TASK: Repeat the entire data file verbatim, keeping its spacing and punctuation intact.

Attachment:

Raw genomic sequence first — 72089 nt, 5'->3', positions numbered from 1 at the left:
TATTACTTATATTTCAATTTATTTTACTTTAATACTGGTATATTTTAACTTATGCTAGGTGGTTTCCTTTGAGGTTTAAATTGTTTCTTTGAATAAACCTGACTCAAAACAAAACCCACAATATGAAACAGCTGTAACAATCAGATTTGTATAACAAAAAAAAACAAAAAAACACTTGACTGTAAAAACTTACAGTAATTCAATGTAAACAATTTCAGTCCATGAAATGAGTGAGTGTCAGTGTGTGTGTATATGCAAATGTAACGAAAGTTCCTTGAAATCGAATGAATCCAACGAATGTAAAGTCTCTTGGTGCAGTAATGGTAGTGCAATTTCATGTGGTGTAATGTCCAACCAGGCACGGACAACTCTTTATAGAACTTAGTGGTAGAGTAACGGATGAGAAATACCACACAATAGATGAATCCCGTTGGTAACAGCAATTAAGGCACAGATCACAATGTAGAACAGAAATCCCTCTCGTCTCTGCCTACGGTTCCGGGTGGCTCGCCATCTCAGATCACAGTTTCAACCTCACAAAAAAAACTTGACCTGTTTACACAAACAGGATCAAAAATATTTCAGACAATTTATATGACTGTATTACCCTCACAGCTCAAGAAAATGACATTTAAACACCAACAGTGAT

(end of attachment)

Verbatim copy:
Raw genomic sequence first — 72089 nt, 5'->3', positions numbered from 1 at the left:
TATTACTTATATTTCAATTTATTTTACTTTAATACTGGTATATTTTAACTTATGCTAGGTGGTTTCCTTTGAGGTTTAAATTGTTTCTTTGAATAAACCTGACTCAAAACAAAACCCACAATATGAAACAGCTGTAACAATCAGATTTGTATAACAAAAAAAAACAAAAAAACACTTGACTGTAAAAACTTACAGTAATTCAATGTAAACAATTTCAGTCCATGAAATGAGTGAGTGTCAGTGTGTGTGTATATGCAAATGTAACGAAAGTTCCTTGAAATCGAATGAATCCAACGAATGTAAAGTCTCTTGGTGCAGTAATGGTAGTGCAATTTCATGTGGTGTAATGTCCAACCAGGCACGGACAACTCTTTATAGAACTTAGTGGTAGAGTAACGGATGAGAAATACCACACAATAGATGAATCCCGTTGGTAACAGCAATTAAGGCACAGATCACAATGTAGAACAGAAATCCCTCTCGTCTCTGCCTACGGTTCCGGGTGGCTCGCCATCTCAGATCACAGTTTCAACCTCACAAAAAAAACTTGACCTGTTTACACAAACAGGATCAAAAATATTTCAGACAATTTATATGACTGTATTACCCTCACAGCTCAAGAAAATGACATTTAAACACCAACAGTGAT